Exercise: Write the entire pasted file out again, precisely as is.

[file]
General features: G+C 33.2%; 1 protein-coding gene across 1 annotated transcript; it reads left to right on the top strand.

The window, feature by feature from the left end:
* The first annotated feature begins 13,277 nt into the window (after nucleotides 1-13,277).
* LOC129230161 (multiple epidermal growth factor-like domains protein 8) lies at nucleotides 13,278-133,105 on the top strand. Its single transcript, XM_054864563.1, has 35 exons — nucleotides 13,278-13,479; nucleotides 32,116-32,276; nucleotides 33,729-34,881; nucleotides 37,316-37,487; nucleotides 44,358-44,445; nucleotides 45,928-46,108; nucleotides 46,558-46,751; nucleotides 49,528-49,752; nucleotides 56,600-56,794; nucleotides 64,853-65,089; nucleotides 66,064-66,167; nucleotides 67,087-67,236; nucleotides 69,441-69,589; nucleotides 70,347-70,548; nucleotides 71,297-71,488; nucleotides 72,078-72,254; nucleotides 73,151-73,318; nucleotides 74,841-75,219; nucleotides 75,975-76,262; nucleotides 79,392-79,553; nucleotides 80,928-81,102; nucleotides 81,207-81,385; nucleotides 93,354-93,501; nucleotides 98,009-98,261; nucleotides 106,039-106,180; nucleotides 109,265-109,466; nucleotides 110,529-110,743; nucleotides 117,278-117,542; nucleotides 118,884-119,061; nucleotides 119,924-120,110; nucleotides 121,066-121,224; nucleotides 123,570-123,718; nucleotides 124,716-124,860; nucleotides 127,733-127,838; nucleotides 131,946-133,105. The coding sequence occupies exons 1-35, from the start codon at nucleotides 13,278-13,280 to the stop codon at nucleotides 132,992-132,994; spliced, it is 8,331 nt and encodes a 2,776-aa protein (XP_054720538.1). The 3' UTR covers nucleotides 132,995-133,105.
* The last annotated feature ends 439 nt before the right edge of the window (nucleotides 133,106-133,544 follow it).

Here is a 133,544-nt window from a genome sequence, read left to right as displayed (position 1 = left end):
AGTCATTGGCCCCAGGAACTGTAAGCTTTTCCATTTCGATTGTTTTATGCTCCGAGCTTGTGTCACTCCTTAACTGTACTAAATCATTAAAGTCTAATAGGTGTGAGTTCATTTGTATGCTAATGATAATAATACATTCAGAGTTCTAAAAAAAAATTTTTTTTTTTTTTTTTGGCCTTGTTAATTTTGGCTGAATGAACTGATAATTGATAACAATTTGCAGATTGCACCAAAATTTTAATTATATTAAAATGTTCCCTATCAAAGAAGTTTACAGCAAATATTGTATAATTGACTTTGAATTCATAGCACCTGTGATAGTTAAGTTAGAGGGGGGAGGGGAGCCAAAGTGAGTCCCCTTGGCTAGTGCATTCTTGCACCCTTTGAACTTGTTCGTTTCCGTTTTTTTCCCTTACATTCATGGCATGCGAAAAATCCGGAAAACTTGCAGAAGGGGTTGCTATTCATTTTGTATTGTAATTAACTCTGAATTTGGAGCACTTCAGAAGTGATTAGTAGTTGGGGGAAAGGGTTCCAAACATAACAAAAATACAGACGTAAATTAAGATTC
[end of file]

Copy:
General features: G+C 33.2%; 1 protein-coding gene across 1 annotated transcript; it reads left to right on the top strand.

The window, feature by feature from the left end:
* The first annotated feature begins 13,277 nt into the window (after nucleotides 1-13,277).
* LOC129230161 (multiple epidermal growth factor-like domains protein 8) lies at nucleotides 13,278-133,105 on the top strand. Its single transcript, XM_054864563.1, has 35 exons — nucleotides 13,278-13,479; nucleotides 32,116-32,276; nucleotides 33,729-34,881; nucleotides 37,316-37,487; nucleotides 44,358-44,445; nucleotides 45,928-46,108; nucleotides 46,558-46,751; nucleotides 49,528-49,752; nucleotides 56,600-56,794; nucleotides 64,853-65,089; nucleotides 66,064-66,167; nucleotides 67,087-67,236; nucleotides 69,441-69,589; nucleotides 70,347-70,548; nucleotides 71,297-71,488; nucleotides 72,078-72,254; nucleotides 73,151-73,318; nucleotides 74,841-75,219; nucleotides 75,975-76,262; nucleotides 79,392-79,553; nucleotides 80,928-81,102; nucleotides 81,207-81,385; nucleotides 93,354-93,501; nucleotides 98,009-98,261; nucleotides 106,039-106,180; nucleotides 109,265-109,466; nucleotides 110,529-110,743; nucleotides 117,278-117,542; nucleotides 118,884-119,061; nucleotides 119,924-120,110; nucleotides 121,066-121,224; nucleotides 123,570-123,718; nucleotides 124,716-124,860; nucleotides 127,733-127,838; nucleotides 131,946-133,105. The coding sequence occupies exons 1-35, from the start codon at nucleotides 13,278-13,280 to the stop codon at nucleotides 132,992-132,994; spliced, it is 8,331 nt and encodes a 2,776-aa protein (XP_054720538.1). The 3' UTR covers nucleotides 132,995-133,105.
* The last annotated feature ends 439 nt before the right edge of the window (nucleotides 133,106-133,544 follow it).

Here is a 133,544-nt window from a genome sequence, read left to right as displayed (position 1 = left end):
AGTCATTGGCCCCAGGAACTGTAAGCTTTTCCATTTCGATTGTTTTATGCTCCGAGCTTGTGTCACTCCTTAACTGTACTAAATCATTAAAGTCTAATAGGTGTGAGTTCATTTGTATGCTAATGATAATAATACATTCAGAGTTCTAAAAAAAAATTTTTTTTTTTTTTTTTGGCCTTGTTAATTTTGGCTGAATGAACTGATAATTGATAACAATTTGCAGATTGCACCAAAATTTTAATTATATTAAAATGTTCCCTATCAAAGAAGTTTACAGCAAATATTGTATAATTGACTTTGAATTCATAGCACCTGTGATAGTTAAGTTAGAGGGGGGAGGGGAGCCAAAGTGAGTCCCCTTGGCTAGTGCATTCTTGCACCCTTTGAACTTGTTCGTTTCCGTTTTTTTCCCTTACATTCATGGCATGCGAAAAATCCGGAAAACTTGCAGAAGGGGTTGCTATTCATTTTGTATTGTAATTAACTCTGAATTTGGAGCACTTCAGAAGTGATTAGTAGTTGGGGGAAAGGGTTCCAAACATAACAAAAATACAGACGTAAATTAAGATTC